Hard structures like dams, sea walls, and canals have boosted coastal development, but also resulted in the loss of valuable coastal wetlands and their services. Seawalls for example may trigger large scale erosion, both on-site and further down the coast due to interference with currents and sediment flows. Such infrastructures are often too expensive to serve rural coastlines, are incapable of adapting to climate change and fail to provide the vital economic, environmental and social services that healthy wetlands provide.
Using the Building with Nature approach, we aim to catalyse a fundamental shift in coastal and delta planning: from a single sided infrastructure based approach, towards one that combines infrastructure development, ecosystem development and broader land-use planning. This allows the reintegration of wetlands in the landscape, and enables the provision of their coastal protection services as well as co-benefits such as fisheries provision, recreational values, and carbon storage.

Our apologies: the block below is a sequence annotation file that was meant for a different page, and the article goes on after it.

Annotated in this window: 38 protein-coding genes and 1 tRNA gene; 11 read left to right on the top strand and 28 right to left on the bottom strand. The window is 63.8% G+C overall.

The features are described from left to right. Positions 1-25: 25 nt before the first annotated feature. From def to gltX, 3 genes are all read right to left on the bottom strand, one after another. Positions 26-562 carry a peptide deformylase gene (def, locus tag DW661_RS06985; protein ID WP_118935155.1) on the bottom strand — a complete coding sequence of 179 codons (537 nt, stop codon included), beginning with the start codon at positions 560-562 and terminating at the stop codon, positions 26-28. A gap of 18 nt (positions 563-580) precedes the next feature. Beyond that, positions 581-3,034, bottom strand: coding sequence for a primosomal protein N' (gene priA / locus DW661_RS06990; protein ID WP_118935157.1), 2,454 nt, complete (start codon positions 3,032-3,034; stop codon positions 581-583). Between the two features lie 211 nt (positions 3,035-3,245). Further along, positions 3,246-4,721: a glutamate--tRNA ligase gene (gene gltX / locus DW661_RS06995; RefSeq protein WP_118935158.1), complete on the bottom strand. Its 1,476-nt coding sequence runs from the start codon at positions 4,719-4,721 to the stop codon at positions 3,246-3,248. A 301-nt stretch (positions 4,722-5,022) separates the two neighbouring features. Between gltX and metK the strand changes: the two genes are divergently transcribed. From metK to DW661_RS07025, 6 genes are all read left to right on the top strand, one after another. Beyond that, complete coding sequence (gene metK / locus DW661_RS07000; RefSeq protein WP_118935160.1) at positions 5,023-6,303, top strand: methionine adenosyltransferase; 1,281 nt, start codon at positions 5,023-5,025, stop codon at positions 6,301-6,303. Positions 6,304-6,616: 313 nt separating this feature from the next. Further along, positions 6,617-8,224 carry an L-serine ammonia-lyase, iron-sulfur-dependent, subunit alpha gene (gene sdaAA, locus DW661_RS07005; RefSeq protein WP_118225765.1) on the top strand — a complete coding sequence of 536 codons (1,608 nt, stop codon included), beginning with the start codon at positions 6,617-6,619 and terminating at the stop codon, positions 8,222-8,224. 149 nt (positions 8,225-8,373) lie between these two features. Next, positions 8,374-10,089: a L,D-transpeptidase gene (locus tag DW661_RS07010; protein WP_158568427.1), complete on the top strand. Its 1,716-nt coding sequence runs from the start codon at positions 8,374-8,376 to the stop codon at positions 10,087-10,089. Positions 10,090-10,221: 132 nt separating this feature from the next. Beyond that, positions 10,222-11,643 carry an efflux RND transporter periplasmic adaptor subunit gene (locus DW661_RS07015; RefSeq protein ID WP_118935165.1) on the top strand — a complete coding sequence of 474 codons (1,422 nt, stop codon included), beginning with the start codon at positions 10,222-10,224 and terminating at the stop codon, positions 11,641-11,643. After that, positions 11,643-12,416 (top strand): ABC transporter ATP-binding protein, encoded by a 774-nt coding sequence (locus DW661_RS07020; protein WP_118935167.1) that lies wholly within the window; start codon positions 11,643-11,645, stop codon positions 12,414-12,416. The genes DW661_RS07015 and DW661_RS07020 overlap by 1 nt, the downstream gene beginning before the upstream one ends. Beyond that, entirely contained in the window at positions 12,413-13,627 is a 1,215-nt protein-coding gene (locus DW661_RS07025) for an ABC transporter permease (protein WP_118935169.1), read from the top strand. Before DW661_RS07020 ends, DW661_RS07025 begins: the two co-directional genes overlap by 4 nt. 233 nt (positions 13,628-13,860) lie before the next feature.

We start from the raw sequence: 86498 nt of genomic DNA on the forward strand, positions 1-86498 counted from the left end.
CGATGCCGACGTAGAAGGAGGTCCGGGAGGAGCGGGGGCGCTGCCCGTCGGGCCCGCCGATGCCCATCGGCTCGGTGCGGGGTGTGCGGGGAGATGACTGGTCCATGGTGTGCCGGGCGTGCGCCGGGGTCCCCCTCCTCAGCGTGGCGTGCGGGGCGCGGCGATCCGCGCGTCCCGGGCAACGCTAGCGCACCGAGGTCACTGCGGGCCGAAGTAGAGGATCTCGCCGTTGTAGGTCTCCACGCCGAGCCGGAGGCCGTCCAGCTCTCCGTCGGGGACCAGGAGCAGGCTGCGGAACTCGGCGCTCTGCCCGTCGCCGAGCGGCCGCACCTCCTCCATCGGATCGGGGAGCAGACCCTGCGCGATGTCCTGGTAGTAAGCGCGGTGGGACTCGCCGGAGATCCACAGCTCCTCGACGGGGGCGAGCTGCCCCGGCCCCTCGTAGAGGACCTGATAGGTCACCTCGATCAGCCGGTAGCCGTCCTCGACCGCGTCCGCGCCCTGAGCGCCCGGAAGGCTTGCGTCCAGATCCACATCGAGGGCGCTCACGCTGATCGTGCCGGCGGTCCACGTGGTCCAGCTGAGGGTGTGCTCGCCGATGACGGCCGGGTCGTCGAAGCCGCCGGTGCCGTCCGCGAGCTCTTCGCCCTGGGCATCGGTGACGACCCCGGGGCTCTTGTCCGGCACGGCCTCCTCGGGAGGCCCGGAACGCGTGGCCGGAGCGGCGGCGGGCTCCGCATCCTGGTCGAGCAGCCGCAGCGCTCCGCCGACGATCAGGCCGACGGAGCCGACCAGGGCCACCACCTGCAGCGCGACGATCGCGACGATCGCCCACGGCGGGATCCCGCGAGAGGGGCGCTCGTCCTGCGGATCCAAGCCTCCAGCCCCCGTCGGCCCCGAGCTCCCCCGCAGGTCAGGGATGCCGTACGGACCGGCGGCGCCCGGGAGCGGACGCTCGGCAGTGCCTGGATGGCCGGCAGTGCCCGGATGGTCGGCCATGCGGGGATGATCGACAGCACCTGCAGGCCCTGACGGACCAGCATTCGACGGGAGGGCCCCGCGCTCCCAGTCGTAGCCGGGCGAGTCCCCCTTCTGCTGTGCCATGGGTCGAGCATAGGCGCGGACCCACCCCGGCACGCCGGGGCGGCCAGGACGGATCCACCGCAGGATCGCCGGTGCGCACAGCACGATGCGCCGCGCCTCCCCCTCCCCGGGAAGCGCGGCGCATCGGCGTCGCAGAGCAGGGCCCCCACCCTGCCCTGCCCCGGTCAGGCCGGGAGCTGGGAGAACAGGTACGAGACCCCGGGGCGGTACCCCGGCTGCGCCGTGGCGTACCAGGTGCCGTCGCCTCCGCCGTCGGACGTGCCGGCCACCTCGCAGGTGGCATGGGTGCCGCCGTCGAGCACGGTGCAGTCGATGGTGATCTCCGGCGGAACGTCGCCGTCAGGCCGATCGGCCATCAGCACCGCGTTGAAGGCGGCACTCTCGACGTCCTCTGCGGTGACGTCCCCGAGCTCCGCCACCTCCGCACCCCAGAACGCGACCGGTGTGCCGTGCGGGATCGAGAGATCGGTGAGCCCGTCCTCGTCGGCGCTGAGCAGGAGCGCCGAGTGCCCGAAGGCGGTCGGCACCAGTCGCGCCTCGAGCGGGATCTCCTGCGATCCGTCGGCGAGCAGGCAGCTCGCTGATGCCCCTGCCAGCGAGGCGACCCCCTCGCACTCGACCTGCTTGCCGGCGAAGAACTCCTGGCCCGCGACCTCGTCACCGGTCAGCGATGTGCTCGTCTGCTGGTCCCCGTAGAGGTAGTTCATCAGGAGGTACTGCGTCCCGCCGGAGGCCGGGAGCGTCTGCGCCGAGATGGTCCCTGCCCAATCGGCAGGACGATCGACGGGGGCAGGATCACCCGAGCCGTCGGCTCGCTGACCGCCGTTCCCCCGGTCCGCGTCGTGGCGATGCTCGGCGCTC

We already demonstrate this approach in Central Java where we try to protect a severely eroding coastline by combining the construction of permeable brushwood dams and sediment nourishments with the restoration of protective mangrove belts. The engineering measures restore the disturbed mud-profile, creating fertile grounds for mangroves to naturally colonise along the coast. The mangroves provide renewed protection in the longer-run. By supporting more sustainable aquaculture practices we address the root causes to the loss of mangroves and subsequent erosion process. Together with the Indonesian government we build the knowledge and capacity to sustain the result and replicate it elsewhere.
Our ambition is to scale up Building with Nature approaches and techniques in other areas, including in urban areas. We therefore promote wider application and link them to policies and plans, driving increased investment in nature-based solutions.
Find out more about Building with Nature.